Brexit Analysis - Top 10 U.K. Drugs

|
Includes: ABBV, BAYRY, BMY, REGN
by: EP Vantage

In Friday’s post-Brexit scramble many biopharma companies downplayed the importance of the UK, despite being one of Europe's five biggest markets. According to forecasts made before the EU referendum was held, the UK – or more accurately England and Wales, the only areas for which data are available – will be worth €27bn in 2022, making up 13% of the EU market.

EvaluatePharma’s European drug forecasts module shows that Bayer (OTCPK:BAYRY)/Regeneron’s (NASDAQ:REGN) Eylea will be the best seller in the UK in 2022, taking over from AbbVie’s (NYSE:ABBV) Humira, which was the top drug in 2015 (see tables below). Regeneron has said that the UK’s withdrawal from the EU would have little impact on its revenues, while AbbVie believes that the country accounts for only around 3% of its total sales.

Brexit seems unlikely to make a mark on most big pharma companies, but the smaller players could be hit if investment becomes harder to come by. It could also have a knock-on effect on innovation if UK universities, one source of new biotech groups, lose out on EU grants.

European drug sales by country

Sales (€bn)

Country

2015

2022

Germany

32.3

42.1

France

24.3

27.3

Italy

22.8

27.2

UK (England and Wales only)

20.1

27.1

Spain

14.7

16.8

EU total

168.8

206.0

Source: EvaluatePharma

It is somewhat surprising that Eylea is in the UK top spot: the wet age-related macular degeneration treatment is only forecast to be the 17th-biggest seller in the US in 2022, with revenues of $4.6bn.

It also does not fare so well in the other big European nations, being only number 10 in Germany and number five in France, and not even making Italy's top 10 in 2022.

This could be explained by the UK’s strict approach to drug pricing. Bayer has agreed a patient-access scheme with the UK’s Department of Health, but does not give details of the discount that is applied to Eylea.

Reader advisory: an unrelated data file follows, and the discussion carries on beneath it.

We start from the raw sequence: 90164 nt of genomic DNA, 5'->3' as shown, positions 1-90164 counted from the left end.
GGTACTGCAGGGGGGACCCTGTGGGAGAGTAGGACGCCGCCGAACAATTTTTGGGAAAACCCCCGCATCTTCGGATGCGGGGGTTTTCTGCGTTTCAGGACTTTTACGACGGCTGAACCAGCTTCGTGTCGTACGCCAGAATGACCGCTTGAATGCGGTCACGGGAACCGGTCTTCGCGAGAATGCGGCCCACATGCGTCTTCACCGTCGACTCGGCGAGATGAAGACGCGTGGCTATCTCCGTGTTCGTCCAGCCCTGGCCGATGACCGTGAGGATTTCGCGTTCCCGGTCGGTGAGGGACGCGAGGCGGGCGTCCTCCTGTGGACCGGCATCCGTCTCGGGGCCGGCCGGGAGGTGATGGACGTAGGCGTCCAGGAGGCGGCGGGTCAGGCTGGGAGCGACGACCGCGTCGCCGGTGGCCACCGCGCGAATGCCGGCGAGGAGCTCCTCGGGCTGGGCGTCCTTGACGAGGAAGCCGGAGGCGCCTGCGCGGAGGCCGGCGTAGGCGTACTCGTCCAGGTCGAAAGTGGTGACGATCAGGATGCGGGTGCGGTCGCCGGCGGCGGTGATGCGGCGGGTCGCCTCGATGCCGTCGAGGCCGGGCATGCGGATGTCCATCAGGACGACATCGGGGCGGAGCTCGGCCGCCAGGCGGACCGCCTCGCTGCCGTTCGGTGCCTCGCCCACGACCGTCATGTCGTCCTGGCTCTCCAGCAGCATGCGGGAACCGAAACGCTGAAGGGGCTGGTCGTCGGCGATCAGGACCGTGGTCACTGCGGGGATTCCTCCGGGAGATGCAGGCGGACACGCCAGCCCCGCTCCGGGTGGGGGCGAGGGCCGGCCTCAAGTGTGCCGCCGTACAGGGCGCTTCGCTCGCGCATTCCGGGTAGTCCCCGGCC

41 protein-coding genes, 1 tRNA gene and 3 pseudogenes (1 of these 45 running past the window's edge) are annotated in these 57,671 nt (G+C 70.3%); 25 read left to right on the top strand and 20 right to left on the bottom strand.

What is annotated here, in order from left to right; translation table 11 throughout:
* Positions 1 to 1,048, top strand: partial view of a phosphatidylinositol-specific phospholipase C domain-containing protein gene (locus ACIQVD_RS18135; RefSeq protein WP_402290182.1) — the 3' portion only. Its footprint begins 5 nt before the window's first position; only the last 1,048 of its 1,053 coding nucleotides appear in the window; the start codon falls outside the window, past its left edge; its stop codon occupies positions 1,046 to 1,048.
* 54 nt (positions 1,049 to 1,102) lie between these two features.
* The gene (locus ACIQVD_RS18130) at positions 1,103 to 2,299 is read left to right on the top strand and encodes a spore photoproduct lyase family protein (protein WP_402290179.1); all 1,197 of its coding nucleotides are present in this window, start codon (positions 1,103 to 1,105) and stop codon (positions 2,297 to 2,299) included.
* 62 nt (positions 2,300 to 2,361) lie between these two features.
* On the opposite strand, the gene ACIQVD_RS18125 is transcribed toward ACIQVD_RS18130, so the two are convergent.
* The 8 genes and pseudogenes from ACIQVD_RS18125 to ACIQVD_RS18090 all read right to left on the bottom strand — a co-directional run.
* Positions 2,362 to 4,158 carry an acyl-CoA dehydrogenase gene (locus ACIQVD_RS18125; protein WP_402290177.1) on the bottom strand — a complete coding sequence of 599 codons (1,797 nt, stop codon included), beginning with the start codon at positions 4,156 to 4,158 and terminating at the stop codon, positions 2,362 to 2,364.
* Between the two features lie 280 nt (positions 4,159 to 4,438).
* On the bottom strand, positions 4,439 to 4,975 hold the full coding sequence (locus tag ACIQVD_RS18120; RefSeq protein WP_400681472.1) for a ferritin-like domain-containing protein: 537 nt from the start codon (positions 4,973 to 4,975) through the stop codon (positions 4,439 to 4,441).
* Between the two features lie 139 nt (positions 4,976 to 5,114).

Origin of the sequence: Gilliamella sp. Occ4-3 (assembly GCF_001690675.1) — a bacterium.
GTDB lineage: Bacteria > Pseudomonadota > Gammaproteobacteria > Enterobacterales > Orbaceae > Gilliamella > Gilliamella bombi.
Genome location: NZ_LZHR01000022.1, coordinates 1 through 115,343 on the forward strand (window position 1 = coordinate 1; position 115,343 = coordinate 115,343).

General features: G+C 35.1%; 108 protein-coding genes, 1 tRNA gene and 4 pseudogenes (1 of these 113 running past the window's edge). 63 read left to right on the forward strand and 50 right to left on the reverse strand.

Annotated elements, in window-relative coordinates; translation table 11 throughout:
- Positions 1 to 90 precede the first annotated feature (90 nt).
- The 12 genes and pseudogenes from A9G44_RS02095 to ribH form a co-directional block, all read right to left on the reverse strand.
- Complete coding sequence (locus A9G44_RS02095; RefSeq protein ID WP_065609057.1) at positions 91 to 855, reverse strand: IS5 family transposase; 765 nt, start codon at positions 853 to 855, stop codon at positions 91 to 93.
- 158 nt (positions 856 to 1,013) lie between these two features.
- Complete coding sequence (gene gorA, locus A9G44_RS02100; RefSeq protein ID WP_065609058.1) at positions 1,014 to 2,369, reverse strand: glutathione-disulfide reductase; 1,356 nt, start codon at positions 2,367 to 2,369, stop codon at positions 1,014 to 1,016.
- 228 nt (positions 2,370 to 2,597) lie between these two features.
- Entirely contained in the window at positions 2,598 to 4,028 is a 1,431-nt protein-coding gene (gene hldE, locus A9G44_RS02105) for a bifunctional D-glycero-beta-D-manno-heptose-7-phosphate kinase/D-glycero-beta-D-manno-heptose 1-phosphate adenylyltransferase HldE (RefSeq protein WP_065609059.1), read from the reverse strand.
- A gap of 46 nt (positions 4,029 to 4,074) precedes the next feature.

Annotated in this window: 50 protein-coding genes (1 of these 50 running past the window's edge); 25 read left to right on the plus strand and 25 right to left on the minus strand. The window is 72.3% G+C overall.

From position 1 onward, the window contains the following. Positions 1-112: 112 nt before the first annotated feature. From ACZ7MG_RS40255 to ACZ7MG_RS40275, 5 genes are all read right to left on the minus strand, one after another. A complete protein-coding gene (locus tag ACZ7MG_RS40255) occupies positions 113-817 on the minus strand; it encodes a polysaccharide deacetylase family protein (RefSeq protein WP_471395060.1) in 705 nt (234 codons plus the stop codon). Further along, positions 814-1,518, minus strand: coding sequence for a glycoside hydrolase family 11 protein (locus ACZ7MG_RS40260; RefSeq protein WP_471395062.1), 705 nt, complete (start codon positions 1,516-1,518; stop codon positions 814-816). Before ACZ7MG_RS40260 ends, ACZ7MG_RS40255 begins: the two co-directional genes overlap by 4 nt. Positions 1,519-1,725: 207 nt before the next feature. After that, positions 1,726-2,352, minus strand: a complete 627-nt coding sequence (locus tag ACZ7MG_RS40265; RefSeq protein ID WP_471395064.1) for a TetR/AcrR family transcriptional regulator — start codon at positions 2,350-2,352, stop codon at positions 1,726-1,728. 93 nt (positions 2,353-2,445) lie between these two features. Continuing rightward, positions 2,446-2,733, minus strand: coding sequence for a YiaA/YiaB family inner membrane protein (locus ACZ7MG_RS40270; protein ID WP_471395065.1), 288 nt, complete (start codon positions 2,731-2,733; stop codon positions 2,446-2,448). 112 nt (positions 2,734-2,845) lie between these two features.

Top-10 drugs in England and Wales by 2022 forecast sales

Sales (€m)

Product

Company

2015

2022

CAGR

Eylea

Bayer/Regeneron

259

422

+7%

Revlimid

Celgene

183

333

+9%

Opdivo

Bristol-Myers Squibb

17

261

+48%

Xtandi

Astellas Pharma

89

233

+15%

Humira

AbbVie

506

225

-11%

Xarelto

Bayer

109

219

+10%

Lucentis

Novartis

311

204

-6%

Seretide/Advair

GlaxoSmithKline

460

200

-11%

Perjeta

Roche

55

196

+20%

Soliris

Alexion Pharmaceuticals

89

184

+11%

Source: EvaluatePharma

The only recently approved drug in the UK table is Bristol-Myers Squibb’s (NYSE:BMY) checkpoint inhibitor Opdivo – which is perhaps indicative of the country’s stance over expensive new drugs. Opdivo is forecast to be the top drug in France and Italy, and number three in Germany, in 2022.

One product that looms large in the US, but not so much in Europe, is AbbVie’s Humira. The discrepancy could be explained by the expected impact of biosimilars, which have been embraced by the more cost-conscious European nations – some more so than others.

Separate system?

While the impact of Brexit on marketed drugs is arguable, the picture looks less rosy for drugs that do not yet have approval – particularly if the worst-case scenario happens and the UK ends up with a separate regulatory system.

If this does come to pass “the reality is that the UK process would come second”, Mike Thompson, chief executive of the Association of the British Pharmaceutical Industry, told EP Vantage. “A rational decision from a pharma company would be to get registration in a market which will give 500 million patients access to the medicine versus 60 million patients.”

It is still unclear whether this will happen, as the details of Brexit are yet to be hammered out. The ABPI hopes not, and has highlighted the UK’s importance in the EU regulatory process (Sector licks its Brexit wounds, June 24, 2016).

Too much is still unknown to say what impact Brexit might have on the UK biopharma industry. For now, the likes of the ABPI are saying it is business as usual; whether the markets heed this message is another matter.

Editor's Note: This article discusses one or more securities that do not trade on a major U.S. exchange. Please be aware of the risks associated with these stocks.